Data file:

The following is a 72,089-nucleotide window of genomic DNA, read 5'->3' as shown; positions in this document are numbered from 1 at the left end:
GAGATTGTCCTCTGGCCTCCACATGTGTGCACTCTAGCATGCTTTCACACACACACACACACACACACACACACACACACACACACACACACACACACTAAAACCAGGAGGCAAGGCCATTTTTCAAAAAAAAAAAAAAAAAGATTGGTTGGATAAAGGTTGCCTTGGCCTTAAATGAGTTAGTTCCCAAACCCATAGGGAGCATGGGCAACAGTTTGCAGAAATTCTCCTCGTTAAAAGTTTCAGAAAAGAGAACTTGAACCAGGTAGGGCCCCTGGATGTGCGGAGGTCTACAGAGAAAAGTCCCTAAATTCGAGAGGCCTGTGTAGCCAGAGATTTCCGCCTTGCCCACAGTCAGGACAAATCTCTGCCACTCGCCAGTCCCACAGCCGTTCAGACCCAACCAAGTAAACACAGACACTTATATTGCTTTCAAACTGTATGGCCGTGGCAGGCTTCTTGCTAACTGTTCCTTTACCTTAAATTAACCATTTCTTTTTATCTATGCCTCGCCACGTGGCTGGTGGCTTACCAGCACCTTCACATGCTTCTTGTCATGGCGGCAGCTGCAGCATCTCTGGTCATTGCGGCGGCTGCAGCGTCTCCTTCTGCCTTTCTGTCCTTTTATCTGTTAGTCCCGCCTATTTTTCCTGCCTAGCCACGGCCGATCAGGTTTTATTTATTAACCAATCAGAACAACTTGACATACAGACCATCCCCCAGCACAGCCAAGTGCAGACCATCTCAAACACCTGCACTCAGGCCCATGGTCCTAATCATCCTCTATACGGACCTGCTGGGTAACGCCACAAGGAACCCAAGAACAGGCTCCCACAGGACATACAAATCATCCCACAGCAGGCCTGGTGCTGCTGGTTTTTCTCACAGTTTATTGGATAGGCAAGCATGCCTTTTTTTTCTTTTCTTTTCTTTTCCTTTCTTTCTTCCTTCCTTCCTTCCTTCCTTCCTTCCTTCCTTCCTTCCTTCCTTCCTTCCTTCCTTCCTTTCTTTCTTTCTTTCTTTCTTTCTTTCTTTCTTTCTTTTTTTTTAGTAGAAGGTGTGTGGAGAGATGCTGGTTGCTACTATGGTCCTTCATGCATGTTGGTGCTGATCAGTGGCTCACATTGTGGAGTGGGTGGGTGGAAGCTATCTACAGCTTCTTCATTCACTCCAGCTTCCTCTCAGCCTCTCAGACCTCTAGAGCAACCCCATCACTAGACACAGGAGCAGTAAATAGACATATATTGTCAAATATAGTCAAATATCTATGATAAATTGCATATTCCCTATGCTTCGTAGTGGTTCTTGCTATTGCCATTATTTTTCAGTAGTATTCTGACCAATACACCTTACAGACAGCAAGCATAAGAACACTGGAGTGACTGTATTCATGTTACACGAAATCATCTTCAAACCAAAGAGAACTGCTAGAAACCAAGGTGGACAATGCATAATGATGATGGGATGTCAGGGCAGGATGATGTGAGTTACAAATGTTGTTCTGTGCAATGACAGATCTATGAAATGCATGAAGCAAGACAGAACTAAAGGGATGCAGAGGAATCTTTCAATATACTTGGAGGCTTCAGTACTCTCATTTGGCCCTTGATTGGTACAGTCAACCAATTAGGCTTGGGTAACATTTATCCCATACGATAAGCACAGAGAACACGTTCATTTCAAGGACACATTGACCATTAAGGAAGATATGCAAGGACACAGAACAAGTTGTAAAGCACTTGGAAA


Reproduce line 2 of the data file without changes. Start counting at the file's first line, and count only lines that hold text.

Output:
GAGATTGTCCTCTGGCCTCCACATGTGTGCACTCTAGCATGCTTTCACACACACACACACACACACACACACACACACACACACACACACACACACACTAAAACCAGGAGGCAAGGCCATTTTTCAAAAAAAAAAAAAAAAAGATTGGTTGGATAAAGGTTGCCTTGGCCTTAAATGAGTTAGTTCCCAAACCCATAGGGAGCATGGGCAACAGTTTGCAGAAATTCTCCTCGTTAAAAGTTTCAGAAAAGAGAACTTGAACCAGGTAGGGCCCCTGGATGTGCGGAGGTCTACAGAGAAAAGTCCCTAAATTCGAGAGGCCTGTGTAGCCAGAGATTTCCGCCTTGCCCACAGTCAGGACAAATCTCTGCCACTCGCCAGTCCCACAGCCGTTCAGACCCAACCAAGTAAACACAGACACTTATATTGCTTTCAAACTGTATGGCCGTGGCAGGCTTCTTGCTAACTGTTCCTTTACCTTAAATTAACCATTTCTTTTTATCTATGCCTCGCCACGTGGCTGGTGGCTTACCAGCACCTTCACATGCTTCTTGTCATGGCGGCAGCTGCAGCATCTCTGGTCATTGCGGCGGCTGCAGCGTCTCCTTCTGCCTTTCTGTCCTTTTATCTGTTAGTCCCGCCTATTTTTCCTGCCTAGCCACGGCCGATCAGGTTTTATTTATTAACCAATCAGAACAACTTGACATACAGACCATCCCCCAGCACAGCCAAGTGCAGACCATCTCAAACACCTGCACTCAGGCCCATGGTCCTAATCATCCTCTATACGGACCTGCTGGGTAACGCCACAAGGAACCCAAGAACAGGCTCCCACAGGACATACAAATCATCCCACAGCAGGCCTGGTGCTGCTGGTTTTTCTCACAGTTTATTGGATAGGCAAGCATGCCTTTTTTTTCTTTTCTTTTCTTTTCCTTTCTTTCTTCCTTCCTTCCTTCCTTCCTTCCTTCCTTCCTTCCTTCCTTCCTTCCTTCCTTCCTTCCTTTCTTTCTTTCTTTCTTTCTTTCTTTCTTTCTTTCTTTTTTTTTAGTAGAAGGTGTGTGGAGAGATGCTGGTTGCTACTATGGTCCTTCATGCATGTTGGTGCTGATCAGTGGCTCACATTGTGGAGTGGGTGGGTGGAAGCTATCTACAGCTTCTTCATTCACTCCAGCTTCCTCTCAGCCTCTCAGACCTCTAGAGCAACCCCATCACTAGACACAGGAGCAGTAAATAGACATATATTGTCAAATATAGTCAAATATCTATGATAAATTGCATATTCCCTATGCTTCGTAGTGGTTCTTGCTATTGCCATTATTTTTCAGTAGTATTCTGACCAATACACCTTACAGACAGCAAGCATAAGAACACTGGAGTGACTGTATTCATGTTACACGAAATCATCTTCAAACCAAAGAGAACTGCTAGAAACCAAGGTGGACAATGCATAATGATGATGGGATGTCAGGGCAGGATGATGTGAGTTACAAATGTTGTTCTGTGCAATGACAGATCTATGAAATGCATGAAGCAAGACAGAACTAAAGGGATGCAGAGGAATCTTTCAATATACTTGGAGGCTTCAGTACTCTCATTTGGCCCTTGATTGGTACAGTCAACCAATTAGGCTTGGGTAACATTTATCCCATACGATAAGCACAGAGAACACGTTCATTTCAAGGACACATTGACCATTAAGGAAGATATGCAAGGACACAGAACAAGTTGTAAAGCACTTGGAAA